Though He existed long before He came to earth (Colossians 1:15-16), God, from the beginning, created the noble plan to save mankind through coming to earth as a man– Jesus Christ– and dying on the cross for the all of humanity’s sin (Acts 2:23; 1 Corinthians 15:3-4). The NIV of this verse says, “But the noble man makes noble plans, and by noble deeds he stands.” By dying on the cross for humanity’s sin, humanity was given the free gift of salvation through Jesus Christ our Lord. Truly, for all who trust in Christ as their Lord and Savior, it is on Christ’s noble deeds we stand. But those who do not receive Jesus Christ as their Lord and Savior are “dead in your sins and in the uncircumcision of your flesh” (Colossians 2:13).
Do you know that even your noblest deeds “are like filthy, bloody rags” (Isaiah 64:6)? If you would like to stand on Jesus’ noble deeds alone for your salvation, the bible says that “if you confess with your mouth that Jesus is Lord and believe in your heart that God raised him from the dead, you will be saved. For with the heart one believes and is justified, and with the mouth one confesses and is saved” (Romans 10:9-10).
To receive Christ into your heart and life, you can ask Christ to in a simple prayer, or say one like this:
“Jesus, I believe that You and You alone are the One and Only True God, were born of the Virgin Mary, and died on the cross for the sin I committed (John 1:18; Matthew 1:18, 25; Romans 4:25). Lord Jesus, I put my faith in the fact that You not only paid the penalty for all my sin, but rose three days later, and are now living at the right hand of the Father (1 Corinthians 15:4; Colossians 3:1). Lord Jesus, I ask that You would come into my heart and life, and become my Lord and Savior. I praise You for this, Lord Jesus! Help me live a set-apart life to You. In Your Name I pray, Amen.”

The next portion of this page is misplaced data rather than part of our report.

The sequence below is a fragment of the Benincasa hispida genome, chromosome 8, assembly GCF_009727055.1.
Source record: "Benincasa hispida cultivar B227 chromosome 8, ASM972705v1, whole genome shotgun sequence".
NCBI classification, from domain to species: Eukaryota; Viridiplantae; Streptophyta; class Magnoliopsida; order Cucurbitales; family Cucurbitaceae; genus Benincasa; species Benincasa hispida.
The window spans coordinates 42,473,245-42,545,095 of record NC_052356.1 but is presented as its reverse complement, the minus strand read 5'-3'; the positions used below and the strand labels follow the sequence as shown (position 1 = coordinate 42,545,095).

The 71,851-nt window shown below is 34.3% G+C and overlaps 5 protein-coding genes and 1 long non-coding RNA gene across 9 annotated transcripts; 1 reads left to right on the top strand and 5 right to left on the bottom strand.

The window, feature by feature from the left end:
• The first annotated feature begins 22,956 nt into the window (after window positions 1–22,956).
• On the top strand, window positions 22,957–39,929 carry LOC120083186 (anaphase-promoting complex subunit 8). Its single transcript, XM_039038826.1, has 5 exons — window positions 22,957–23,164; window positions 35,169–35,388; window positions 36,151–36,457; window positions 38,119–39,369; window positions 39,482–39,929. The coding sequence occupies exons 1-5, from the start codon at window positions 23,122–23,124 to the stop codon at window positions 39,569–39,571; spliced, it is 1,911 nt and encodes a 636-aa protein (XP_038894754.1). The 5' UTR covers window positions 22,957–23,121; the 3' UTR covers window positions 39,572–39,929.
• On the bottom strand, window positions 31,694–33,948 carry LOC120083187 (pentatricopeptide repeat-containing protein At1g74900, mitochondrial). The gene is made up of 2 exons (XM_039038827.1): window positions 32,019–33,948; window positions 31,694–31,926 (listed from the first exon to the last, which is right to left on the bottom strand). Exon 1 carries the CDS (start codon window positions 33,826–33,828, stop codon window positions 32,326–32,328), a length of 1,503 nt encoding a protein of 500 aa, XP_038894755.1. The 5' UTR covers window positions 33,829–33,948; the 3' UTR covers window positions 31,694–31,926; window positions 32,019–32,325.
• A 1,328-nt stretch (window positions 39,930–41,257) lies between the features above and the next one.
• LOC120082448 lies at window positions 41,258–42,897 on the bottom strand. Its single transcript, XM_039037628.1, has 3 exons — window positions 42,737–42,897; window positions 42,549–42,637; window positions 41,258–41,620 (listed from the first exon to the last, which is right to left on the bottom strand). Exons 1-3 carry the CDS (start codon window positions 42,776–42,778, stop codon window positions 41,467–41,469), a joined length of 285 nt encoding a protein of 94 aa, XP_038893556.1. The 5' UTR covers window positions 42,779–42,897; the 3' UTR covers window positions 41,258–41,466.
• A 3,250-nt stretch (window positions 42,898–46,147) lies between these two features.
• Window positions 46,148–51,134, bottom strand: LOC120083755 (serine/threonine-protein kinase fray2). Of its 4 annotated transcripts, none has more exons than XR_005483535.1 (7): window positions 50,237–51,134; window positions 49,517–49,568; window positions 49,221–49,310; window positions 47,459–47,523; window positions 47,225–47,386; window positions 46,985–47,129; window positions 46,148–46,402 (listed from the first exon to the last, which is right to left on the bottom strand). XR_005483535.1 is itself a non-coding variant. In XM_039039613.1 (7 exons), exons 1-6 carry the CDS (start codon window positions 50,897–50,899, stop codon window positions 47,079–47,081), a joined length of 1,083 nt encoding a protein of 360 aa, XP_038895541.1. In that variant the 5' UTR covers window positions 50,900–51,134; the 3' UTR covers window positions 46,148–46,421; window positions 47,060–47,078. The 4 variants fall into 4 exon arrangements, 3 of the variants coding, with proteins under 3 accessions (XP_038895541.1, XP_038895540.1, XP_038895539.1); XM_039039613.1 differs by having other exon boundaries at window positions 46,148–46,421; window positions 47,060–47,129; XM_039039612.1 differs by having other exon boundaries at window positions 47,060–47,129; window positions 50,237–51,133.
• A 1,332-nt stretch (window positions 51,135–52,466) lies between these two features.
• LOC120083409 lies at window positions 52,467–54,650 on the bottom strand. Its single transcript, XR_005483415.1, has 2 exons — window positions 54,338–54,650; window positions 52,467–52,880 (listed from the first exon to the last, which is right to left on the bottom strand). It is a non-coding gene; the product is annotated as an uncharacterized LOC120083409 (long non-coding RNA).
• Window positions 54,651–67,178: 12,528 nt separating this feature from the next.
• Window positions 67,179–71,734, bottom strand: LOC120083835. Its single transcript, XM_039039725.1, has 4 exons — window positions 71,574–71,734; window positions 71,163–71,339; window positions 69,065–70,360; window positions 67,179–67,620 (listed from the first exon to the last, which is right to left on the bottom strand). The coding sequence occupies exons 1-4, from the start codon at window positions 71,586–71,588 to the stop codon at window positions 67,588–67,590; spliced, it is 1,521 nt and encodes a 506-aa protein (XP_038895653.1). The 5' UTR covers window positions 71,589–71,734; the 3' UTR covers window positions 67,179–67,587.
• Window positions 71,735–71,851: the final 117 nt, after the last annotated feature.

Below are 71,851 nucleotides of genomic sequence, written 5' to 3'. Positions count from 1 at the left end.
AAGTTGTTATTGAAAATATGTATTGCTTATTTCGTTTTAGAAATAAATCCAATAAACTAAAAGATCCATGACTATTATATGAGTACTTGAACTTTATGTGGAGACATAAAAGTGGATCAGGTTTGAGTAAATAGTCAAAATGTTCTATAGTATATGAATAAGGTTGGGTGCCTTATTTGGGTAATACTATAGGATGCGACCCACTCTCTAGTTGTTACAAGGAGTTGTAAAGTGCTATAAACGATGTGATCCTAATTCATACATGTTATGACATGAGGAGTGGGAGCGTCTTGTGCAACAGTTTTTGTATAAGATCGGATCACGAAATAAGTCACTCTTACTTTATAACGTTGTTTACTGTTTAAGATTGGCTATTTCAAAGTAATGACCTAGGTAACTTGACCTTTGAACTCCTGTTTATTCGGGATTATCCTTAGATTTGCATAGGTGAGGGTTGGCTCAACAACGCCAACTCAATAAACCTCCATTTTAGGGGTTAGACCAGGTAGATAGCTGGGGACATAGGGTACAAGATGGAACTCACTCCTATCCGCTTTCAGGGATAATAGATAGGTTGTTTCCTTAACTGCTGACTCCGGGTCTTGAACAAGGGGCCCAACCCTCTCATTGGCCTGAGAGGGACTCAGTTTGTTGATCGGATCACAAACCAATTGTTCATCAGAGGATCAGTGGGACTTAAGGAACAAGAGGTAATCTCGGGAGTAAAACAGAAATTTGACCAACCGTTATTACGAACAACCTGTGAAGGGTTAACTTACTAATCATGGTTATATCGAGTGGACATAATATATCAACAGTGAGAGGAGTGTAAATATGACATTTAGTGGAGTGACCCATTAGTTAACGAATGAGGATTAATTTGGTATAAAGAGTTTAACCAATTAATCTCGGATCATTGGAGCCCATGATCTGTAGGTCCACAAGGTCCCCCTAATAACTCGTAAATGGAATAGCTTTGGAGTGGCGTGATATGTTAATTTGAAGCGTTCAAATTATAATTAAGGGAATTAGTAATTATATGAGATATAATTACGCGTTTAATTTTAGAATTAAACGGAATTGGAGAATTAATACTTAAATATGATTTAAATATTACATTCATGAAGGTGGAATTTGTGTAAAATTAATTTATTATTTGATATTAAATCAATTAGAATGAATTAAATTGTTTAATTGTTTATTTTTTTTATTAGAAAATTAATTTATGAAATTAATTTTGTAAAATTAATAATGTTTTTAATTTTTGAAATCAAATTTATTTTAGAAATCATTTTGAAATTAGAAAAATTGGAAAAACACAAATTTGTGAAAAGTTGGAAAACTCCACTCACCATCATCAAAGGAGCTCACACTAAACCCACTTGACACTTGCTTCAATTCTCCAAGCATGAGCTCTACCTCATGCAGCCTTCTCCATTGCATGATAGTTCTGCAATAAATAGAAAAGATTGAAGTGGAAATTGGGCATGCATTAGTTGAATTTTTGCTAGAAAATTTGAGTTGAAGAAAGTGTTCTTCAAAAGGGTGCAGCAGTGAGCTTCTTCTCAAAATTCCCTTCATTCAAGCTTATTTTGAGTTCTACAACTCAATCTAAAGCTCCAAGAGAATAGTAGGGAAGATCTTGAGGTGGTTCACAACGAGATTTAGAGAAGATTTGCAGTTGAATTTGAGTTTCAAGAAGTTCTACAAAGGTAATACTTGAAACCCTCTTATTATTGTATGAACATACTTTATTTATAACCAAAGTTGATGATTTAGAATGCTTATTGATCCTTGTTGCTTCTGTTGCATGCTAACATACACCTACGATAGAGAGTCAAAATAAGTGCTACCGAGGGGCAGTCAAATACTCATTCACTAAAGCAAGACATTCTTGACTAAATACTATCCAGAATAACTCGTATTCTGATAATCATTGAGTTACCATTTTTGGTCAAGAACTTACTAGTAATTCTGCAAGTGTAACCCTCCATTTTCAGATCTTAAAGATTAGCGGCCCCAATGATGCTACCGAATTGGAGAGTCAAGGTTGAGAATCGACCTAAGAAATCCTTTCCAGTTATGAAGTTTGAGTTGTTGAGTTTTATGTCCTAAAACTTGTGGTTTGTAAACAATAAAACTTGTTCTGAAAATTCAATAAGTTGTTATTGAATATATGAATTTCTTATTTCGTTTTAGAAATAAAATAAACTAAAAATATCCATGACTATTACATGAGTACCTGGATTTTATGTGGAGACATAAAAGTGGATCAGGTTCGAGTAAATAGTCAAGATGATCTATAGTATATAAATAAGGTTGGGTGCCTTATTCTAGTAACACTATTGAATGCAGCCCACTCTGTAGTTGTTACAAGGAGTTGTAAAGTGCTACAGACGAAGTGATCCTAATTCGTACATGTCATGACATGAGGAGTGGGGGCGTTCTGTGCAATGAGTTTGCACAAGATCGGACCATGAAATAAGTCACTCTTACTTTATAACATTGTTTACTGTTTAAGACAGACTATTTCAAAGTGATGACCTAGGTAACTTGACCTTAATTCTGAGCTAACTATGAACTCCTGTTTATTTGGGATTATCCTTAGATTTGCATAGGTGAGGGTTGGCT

If you believe and trust in Christ as your Lord and Savior, congratulations! You are “a new creature” (2 Corinthians 5:17). It is not the prayer that has saved you, but trusting in Christ alone. “For ‘everyone who calls on the name of the Lord will be saved'” (Romans 10:13). Enjoy your new walk with Christ! 🙂
Please be praying for…
– The men and women most affected by the Chibok schoolgirls kidnapping. Pray that they would come to know Christ, and that He would continue to comfort and strengthen their hearts during this Christmas season.
– Those most affected by the Boko Haram insurgency.
– The Church in Nigeria. Pray that Christ would revive and strengthen His Bride, using them mightily in the lives of refugees and other victims; pray also that they would be used powerfully in bringing the Good News of Jesus to those who need it.
– Muhammadu Buhari and all the world’s top government leaders. We are called to pray for our own leaders (1 Timothy 2:1-3); pray that they would come to know Christ, and would search after Christ in the things that are important.
– The Nigerian military and the Multinational Joint Task Force.
– The Chibok girls, and all others who are kidnapped. Pray for their wellbeing, and speedy release home.
– This petition, that Jesus would have favor on it and use it to help bring the Chibok girls back home.
Praise Jesus for your prayers! By them, He can change the entire situation in Nigeria! I pray we would trust Him for, and be apart of this change, as He guides.
Jesus bless all of you!